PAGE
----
Results

Detection of cases.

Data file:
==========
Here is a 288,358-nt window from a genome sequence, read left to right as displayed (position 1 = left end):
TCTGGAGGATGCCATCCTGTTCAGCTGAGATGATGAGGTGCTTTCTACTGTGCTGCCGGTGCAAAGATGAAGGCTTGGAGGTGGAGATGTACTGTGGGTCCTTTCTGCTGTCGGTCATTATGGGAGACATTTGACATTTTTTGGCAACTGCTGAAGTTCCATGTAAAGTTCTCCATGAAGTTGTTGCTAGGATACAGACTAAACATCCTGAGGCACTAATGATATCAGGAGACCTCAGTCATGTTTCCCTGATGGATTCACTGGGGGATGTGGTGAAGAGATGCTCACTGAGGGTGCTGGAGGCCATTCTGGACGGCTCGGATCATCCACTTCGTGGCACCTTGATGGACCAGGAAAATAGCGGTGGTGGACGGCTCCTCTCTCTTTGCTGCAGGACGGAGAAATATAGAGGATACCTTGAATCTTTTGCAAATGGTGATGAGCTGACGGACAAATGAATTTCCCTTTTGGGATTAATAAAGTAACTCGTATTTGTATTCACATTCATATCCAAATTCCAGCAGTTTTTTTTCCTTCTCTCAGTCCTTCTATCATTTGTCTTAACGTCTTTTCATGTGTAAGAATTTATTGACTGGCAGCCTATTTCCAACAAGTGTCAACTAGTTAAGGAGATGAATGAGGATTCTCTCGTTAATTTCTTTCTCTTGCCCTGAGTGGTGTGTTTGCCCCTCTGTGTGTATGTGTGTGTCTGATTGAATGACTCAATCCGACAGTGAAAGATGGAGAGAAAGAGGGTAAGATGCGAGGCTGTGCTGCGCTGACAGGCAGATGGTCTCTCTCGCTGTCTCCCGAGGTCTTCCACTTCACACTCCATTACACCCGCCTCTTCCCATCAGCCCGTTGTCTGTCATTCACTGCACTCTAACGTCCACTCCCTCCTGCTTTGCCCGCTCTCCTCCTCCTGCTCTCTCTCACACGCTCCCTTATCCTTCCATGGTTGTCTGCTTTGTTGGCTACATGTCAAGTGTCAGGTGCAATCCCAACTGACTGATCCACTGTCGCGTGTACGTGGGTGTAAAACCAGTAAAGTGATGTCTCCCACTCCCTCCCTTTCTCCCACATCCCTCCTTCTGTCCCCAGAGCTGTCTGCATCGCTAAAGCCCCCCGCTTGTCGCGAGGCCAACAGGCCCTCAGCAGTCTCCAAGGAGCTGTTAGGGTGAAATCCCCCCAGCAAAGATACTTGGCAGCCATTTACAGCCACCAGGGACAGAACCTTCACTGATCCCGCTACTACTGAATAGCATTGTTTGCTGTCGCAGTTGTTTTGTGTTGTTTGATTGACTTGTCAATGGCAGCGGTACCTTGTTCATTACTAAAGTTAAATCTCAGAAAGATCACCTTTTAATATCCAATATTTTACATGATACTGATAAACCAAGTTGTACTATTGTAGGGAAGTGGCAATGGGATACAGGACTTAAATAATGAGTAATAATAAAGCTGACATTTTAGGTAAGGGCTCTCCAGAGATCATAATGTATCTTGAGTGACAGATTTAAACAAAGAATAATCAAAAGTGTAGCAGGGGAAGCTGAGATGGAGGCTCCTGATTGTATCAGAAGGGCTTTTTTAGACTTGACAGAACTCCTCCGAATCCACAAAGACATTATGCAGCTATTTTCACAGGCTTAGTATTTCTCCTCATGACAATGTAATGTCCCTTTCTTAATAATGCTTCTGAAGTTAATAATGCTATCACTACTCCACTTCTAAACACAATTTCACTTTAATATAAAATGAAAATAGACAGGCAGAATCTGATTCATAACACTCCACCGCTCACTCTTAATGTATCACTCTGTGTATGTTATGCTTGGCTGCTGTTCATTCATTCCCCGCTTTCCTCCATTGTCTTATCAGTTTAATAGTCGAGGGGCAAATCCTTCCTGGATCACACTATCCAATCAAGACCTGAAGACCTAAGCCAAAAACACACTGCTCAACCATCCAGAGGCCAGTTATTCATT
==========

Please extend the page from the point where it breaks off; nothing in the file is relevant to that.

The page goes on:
There were 1,042 participants from whom sera and laboratory results were available. Of these, 181 participants who had RVFV IgG antibodies with no detectable IgM antibodies were excluded from the final analysis (see Methods). Thus, our analyses are based on data from 861 persons in 424 households. Among the 861 study participants, 202 (23%) (95% CI = 21–27%) had evidence of acute RVF. Seventy-two of the 202 persons (36%) were cases identified by surveillance and were used to identify villages for sampling purposes; these participants (or proxies) were interviewed during the risk factor study (see Methods). Among these 72 cases, 34 (47%) (95% CI = 35–59%) had severe RVF disease, whereas 38 (53%) (95% CI = 41–64%) had non-severe RVF illness. Seven hundred eighty-nine people, who were not already known to be cases by surveillance and active case detection, were enrolled in the survey as part of the systematic random survey. Of these 789 survey participants, 130 (17%) had evidence of acute RVF infection. Thus, a total of 202 acute RVF cases were identified for analysis. Of these 202 acute RVF cases, 52 (26%) (95% CI = 20–32%) persons had severe RVF disease characterized by hemorrhagic manifestations or death; 12 cases died. Eighteen cases with severe RVF disease were identified during the systematic random sampling.